It’s inevitable that Terry Glenn, who died at age 43 in a one-vehicle crash early Monday near Dallas, will first be remembered as the grocery item Bill Parcells wanted to leave on the shelf.
The story is a seminal moment in Patriots lore. Glenn, an uncommonly graceful All-America receiver from Ohio State, was selected seventh overall in the 1996 NFL Draft over the objections of Parcells, the accomplished and obstinate coach. Parcells coveted a defensive lineman — Oklahoma’s Cedric Jones and Texas’s Tony Brackens were rumored to be his favorites.
His intention, he acknowledged years later, was to get a receiver later in the draft, a big-time pass catcher for young quarterback Drew Bledsoe in a receiver-rich draft that included future stars Marvin Harrison, Terrell Owens, Eric Moulds, and No. 1 overall choice Keyshawn Johnson.
Patriots owner Robert Kraft and general manager Bobby Grier did not want to wait. They wanted Glenn as a toy for Bledsoe, who had been making do with marginal receivers such as Michael Timpson and Ray Crittenden. So they took him. Parcells was overruled. Legend has it that he overturned a table and stormed out of the draft room, though one suspects he had some input in the selections of safety Lawyer Milloy and linebacker Tedy Bruschi later in that draft, his kind of guys.
When Parcells aired his grievance, he did so with what would become one of the most memorable quotes in franchise history, though you probably won’t find it etched in granite at Patriot Place any time soon: “If they want you to cook the dinner, at least they ought to let you shop for some of the groceries.’’
The irony was that Glenn was precisely the ingredient those young Patriots needed to add to the recipe. He caught an NFL rookie-record 90 passes in ’96 while joining Bledsoe, running back Curtis Martin, and tight end Ben Coates on a dynamic young offense that advanced all the way to Super Bowl XXXI, which they lost to the favored Packers.
Patriots fans of certain generations — pretty much anyone who cared for the franchise before Bill Belichick and Tom Brady built a dynasty among dynasties — remember the hope that accompanied the ’96 Patriots. Much of that was due to Glenn, who for the more wishful among us was certain to be the Michael Irvin to Bledsoe’s Troy Aikman and Martin’s Emmitt Smith.
The image of Glenn blowing past future Hall of Famer Rod Woodson on the first play from scrimmage in the ’96 Patriots’ divisional-round victory over the Steelers remains vivid in the mind even though it occurred in a deep fog. Save for perhaps 1976, the Patriots had never enjoyed a more satisfying season to that point.
The drafting of Glenn was a pivotal moment in Patriots history in another way: Because it was the impetus for Parcells’s departure following the ’96 season for the rival Jets, it set in motion a sequence of events that eventually led to Belichick taking the Patriots job before the 2000 season. Yes, good thing they did not allow Parcells to take Cedric Jones. None of this might have happened. Glenn was a one-man butterfly effect.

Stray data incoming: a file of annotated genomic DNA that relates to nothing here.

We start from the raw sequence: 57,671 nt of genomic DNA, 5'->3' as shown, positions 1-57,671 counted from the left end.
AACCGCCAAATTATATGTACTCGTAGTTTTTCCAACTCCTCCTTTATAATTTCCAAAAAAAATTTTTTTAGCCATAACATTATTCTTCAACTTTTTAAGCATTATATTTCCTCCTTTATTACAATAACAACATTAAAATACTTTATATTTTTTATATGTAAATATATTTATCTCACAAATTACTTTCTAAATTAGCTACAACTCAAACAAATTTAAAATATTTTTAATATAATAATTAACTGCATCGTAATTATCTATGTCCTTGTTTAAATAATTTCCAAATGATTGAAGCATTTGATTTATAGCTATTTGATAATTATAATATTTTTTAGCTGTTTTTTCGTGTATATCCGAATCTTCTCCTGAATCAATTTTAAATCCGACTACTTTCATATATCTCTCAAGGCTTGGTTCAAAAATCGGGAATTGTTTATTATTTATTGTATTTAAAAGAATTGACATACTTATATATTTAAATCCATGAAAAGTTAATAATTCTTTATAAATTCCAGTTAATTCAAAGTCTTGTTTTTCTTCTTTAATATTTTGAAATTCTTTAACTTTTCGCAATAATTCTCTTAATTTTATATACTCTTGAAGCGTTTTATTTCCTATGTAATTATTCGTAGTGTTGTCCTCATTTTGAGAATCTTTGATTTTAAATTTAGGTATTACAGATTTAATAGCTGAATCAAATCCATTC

When news and details of Glenn’s death — he was ejected from his vehicle, while his fiancee suffered minor injuries — spread Monday afternoon, it felt for Patriots fans as if we were reminiscing about a player from another time and place. But in truth, he was a bridge to this golden era. Glenn, just three years older than Brady, caught the first touchdown pass of the quarterback’s young career in a 2001 game against the Chargers.
That was his last highlight as a Patriot. Bitter about his contract status, he was banished by Belichick during the magical run to the franchise’s first Super Bowl victory and traded in the offseason to the Packers. Glenn’s promise was only fulfilled periodically as a Patriot. Even Parcells, who grew to like him, admonished him as “she’’ when he perceived Glenn to be taking too long to recover from an injury. The comment brought har-hars and guffaws. It would bring a string of apologies nowadays.
Even during Glenn’s moments of self-inflicted drama, he was easy to root for, especially if you were aware of his backstory. His mother was murdered when he was 13 years old, and he bounced from home to home as a youth before the parents of a friend took him in. Bledsoe told ESPN Monday that Glenn acknowledged having trust issues as a young man but had opened up in recent years.
“[I] loved this man,’’ Bledsoe tweeted Monday afternoon. “My son asked me a decade ago who my favorite receiver ever was because he wanted that jersey for Christmas. He got a Terry Glenn jersey from Santa. TG overcame horrible adversity to become a really good man. May your soul rest in peace my friend.’’
No one would have ever expected it on draft day in 1996, but Parcells and Glenn developed a bond that would see them reunite for four seasons with the Dallas Cowboys. Glenn finished his 12-year career in Dallas, totaling 8,823 receiving yards and 44 touchdowns. But he’ll always be remembered here for that wonderful first season as a Patriot, when he was the ingredient Parcells needed, even if he didn’t know it right away. Patriots fans have so many riches these days. But if you didn’t get to see Terry Glenn during his spectacular arrival, you missed something special.